When former President George W. Bush’s self-portraits in the shower and tub slipped into public sight a year ago, the general critical approaches either commented on the amateur quality of the work, on the obvious symbolism of cleansing (if you were a critic and thought he had something to cleanse himself of), or on both. Bush allegedly took up painting less than a year before the revelations, making him the most viewed art rookie of modern times. Now, in a new exhibition at the George Bush Presidential Library and Museum titled The Art of Leadership: A President’s Personal Diplomacy, Bush puts his artwork out there for comment on his own terms. The art’s still amateurish, but the content—portraits of “41” and “43,” as the Bushes refer to themselves, as well as other world leaders—cries out for commentary beyond the brushwork. Why “W.” paints remains a bit of a mystery that he hasn’t fully cleared up. But why we look says as much about his legacy as it does about our continuing struggle to come to grips with it.
I fully admit that I have not seen the paintings in person. Few have. In her review of the exhibition in The New York Times, Roberta Smith goes into hyperbolic overdrive to complement the president’s portraits, comparing some to work by Luc Tuymans and folk artists who overcome economic, social, and sometimes mental challenges to create art, which justifies a different set of criteria when judging them against academically trained and sustained artists.
Of course, most folk artists don’t hire (according to Smith) “noted Dallas painter Gail Norfleet” to teach them. Still fewer folk artists exhibit their work in a library and museum named after them. Just as true folk artists are judged by different criteria based on their underprivileged situation, Bush needs to be judged on different criteria based on his overprivileged situation. “There’s a Rembrandt trapped in this body,” Bush allegedly told his teacher Norfleet. “Your job is to find it.” Bush never hurt for confidence, so I doubt some criticism of his work will hurt him.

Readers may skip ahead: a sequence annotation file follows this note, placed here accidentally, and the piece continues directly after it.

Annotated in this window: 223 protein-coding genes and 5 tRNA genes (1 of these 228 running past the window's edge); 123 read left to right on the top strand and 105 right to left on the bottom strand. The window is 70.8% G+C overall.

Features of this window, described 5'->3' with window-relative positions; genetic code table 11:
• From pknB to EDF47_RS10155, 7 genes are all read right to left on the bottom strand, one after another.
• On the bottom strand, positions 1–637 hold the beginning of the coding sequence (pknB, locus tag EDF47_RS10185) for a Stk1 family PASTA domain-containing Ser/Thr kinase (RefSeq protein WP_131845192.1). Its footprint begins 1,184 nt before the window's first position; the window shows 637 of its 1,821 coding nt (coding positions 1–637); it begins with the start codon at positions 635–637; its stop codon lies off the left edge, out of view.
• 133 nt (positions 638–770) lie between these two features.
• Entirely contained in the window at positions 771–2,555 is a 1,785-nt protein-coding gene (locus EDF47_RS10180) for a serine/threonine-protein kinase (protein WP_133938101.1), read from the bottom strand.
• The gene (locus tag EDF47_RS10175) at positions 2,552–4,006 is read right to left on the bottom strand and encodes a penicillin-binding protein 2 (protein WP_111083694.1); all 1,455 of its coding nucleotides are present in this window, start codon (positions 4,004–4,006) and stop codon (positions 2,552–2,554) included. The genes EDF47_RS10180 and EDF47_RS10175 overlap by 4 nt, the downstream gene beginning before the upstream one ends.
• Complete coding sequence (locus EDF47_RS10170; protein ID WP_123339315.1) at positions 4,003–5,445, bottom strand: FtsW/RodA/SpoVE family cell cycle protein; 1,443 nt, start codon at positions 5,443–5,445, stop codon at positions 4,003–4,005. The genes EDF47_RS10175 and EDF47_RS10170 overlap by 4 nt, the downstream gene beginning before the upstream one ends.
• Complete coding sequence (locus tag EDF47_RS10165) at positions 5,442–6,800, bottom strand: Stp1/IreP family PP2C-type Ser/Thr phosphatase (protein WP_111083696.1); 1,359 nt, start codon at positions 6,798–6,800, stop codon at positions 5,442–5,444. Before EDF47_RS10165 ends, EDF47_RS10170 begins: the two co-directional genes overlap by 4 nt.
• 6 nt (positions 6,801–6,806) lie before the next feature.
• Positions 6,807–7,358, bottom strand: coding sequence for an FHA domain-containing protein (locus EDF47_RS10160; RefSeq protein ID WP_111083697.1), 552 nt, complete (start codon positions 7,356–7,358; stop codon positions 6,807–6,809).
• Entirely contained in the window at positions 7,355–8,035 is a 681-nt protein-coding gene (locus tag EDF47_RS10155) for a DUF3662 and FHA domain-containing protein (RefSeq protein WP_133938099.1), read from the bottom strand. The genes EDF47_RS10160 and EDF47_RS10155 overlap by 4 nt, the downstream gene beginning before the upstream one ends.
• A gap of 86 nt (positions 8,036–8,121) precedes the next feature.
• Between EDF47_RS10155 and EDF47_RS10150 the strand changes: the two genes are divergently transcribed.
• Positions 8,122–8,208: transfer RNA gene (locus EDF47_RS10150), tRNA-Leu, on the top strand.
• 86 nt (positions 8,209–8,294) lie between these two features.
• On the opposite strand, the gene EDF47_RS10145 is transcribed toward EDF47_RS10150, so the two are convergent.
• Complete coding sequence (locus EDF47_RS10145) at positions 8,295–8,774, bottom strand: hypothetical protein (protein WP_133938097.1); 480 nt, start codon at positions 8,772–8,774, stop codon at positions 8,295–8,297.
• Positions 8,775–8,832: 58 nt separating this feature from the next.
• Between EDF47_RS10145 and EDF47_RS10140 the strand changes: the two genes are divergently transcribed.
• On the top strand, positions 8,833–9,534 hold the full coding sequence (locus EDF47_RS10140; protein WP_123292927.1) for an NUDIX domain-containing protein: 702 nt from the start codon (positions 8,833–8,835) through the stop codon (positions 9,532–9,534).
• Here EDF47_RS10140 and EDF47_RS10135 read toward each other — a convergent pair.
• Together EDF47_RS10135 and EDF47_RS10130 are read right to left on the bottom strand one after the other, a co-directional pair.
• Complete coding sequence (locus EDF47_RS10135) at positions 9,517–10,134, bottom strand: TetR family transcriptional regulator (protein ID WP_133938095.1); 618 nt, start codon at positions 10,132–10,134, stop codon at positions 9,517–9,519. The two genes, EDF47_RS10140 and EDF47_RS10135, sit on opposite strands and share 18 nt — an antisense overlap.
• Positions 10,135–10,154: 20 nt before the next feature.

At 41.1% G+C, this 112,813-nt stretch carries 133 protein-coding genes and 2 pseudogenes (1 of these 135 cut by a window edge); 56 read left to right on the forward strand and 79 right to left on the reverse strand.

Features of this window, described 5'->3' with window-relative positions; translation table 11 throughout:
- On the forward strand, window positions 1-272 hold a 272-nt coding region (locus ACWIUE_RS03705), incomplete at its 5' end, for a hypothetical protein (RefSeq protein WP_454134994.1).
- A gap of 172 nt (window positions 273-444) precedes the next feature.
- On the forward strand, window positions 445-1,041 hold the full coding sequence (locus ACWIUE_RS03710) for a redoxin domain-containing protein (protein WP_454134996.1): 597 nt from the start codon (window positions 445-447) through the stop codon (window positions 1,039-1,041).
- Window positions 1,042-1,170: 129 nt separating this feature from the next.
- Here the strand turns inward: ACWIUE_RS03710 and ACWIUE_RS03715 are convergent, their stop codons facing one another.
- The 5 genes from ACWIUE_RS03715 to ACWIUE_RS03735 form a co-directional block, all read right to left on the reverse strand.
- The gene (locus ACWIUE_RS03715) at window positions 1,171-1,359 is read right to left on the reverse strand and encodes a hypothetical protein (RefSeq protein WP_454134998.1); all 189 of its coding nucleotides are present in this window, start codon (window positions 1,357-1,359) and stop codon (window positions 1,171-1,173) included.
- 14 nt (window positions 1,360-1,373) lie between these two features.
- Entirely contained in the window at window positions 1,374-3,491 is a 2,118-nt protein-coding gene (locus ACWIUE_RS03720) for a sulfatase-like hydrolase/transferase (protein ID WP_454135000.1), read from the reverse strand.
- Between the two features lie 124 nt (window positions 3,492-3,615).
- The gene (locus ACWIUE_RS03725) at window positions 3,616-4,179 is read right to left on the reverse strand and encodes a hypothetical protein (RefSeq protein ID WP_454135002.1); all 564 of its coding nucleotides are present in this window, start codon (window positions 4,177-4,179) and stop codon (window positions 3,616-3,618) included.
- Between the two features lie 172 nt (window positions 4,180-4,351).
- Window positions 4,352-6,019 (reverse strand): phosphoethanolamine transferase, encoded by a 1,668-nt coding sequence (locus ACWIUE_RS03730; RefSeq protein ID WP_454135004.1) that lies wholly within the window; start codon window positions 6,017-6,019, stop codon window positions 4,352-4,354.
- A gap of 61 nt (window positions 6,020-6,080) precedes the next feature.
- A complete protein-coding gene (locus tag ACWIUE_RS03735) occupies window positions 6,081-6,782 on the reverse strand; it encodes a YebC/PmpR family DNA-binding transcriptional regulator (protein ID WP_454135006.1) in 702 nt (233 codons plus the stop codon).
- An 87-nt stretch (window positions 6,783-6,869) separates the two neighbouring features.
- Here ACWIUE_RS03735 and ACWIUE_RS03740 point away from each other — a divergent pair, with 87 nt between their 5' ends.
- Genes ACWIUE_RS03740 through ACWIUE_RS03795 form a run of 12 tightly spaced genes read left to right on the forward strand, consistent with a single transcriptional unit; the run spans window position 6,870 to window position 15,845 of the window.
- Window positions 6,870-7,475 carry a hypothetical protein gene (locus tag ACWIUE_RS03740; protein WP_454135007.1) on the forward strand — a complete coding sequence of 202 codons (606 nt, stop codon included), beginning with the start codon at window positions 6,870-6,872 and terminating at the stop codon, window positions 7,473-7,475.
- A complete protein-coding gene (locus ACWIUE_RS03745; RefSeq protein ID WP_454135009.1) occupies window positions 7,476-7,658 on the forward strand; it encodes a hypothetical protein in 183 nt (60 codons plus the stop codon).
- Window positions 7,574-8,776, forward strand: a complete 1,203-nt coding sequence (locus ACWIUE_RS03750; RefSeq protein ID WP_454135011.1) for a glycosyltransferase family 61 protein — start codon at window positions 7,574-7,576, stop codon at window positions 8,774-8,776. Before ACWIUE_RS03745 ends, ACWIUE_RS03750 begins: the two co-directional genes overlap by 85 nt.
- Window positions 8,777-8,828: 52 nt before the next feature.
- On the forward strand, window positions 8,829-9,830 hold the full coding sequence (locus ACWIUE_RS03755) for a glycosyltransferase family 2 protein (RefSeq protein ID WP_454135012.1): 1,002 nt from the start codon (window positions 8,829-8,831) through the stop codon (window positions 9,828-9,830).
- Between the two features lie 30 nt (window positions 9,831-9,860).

The exhibit itself consists of 30 portraits accompanied by memorabilia (photographs, gifts, etc.) related to Bush’s interactions with the leaders portrayed. Russia’s Vladimir Putin, Britain’s Tony Blair, Afghanistan’s Hamid Karzai, Saudi Arabia’s King Abdullah, Germany’s Angela Merkel, and Israel’s Ehud Olmert, among others, find themselves the subject of Bush’s brush. It’s almost as if Bush is trying to paint a new picture of his relationships with these figures as one more unambiguously positive than the record allows. Just as Bush once famously claimed he could peer into the soul of Russia’s Putin, these portraits seem to claim artistically a similar clairvoyance.
But why does Bush paint? “Perhaps the biggest surprise of the show—contrary to the common caricature of laziness during his years in the White House,” Smith claims, “is that Mr. Bush has taken to painting with something amounting to driven passion, and is working very hard at it.” And, yet, that passion is mixed with “nonchalance,” which sounds like laziness to me. “Still Bushian nonchalance is not completely absent,” Smith continues. “The images seem legible and familiar, as if, as some have suggested, they were the first to pop up on Google.” So, first Bush is an awkward, ham-handed, yet good painter, then he’s a passionate, nonchalant practitioner. I doubt Luc Tuymans trolls Google for photographs to work from; if he does, he probably scrolls down a little. So, why does Bush paint, if not out of passion? I think it stems from Bush’s “inner Rembrandt” remark. Just as Bush’s father was accused of being born on third base and believing he hit a triple, Bush can be charged with having a museum show and thinking he’s Rembrandt. Dating back to his Yale days, Bush always resented those he perceived as “elites,” yet always wanted to beat the elites at their game. Through painting, Bush can pose as a Renaissance man, but never wants you to think he’s sweating for it, since only nerds work at anything.
But why do we look? I think we’re still looking for answers to all the lingering questions of the Bush years and the Bush wars. If Bush’s images of showers and bathtubs brought the psychoanalysts out of the woodwork, these portraits of the alleged accessories to his possible crimes against humanity in Iraq, Afghanistan, and Guantanamo will trigger even more heated analysis. I can’t help but remember cartoonist Matt Bors’ comic in response to the first revelations of Bush’s painting hobby. In the comic, a newscaster announces “Ten years after the invasion, President Bush is kickin’ back painting his feet.” In the next panel a war vet with two missing legs scowls. The Art of Leadership wants to be a celebratory party, but not everyone wants to celebrate an era still poorly understood. Despite Smith’s claims for the paintings’ quality, most viewers look at these paintings for content. Until that content actually reveals something about Bush the man or the leader beyond platitudes or misty watercolor memories of the way he wants us to think things were, we’ll all be scowling for more.
[Image: George W. Bush. Self-Portrait (detail). From the exhibition The Art of Leadership: A President’s Personal Diplomacy, which runs at the George Bush Presidential Library and Museum through June 3, 2014.]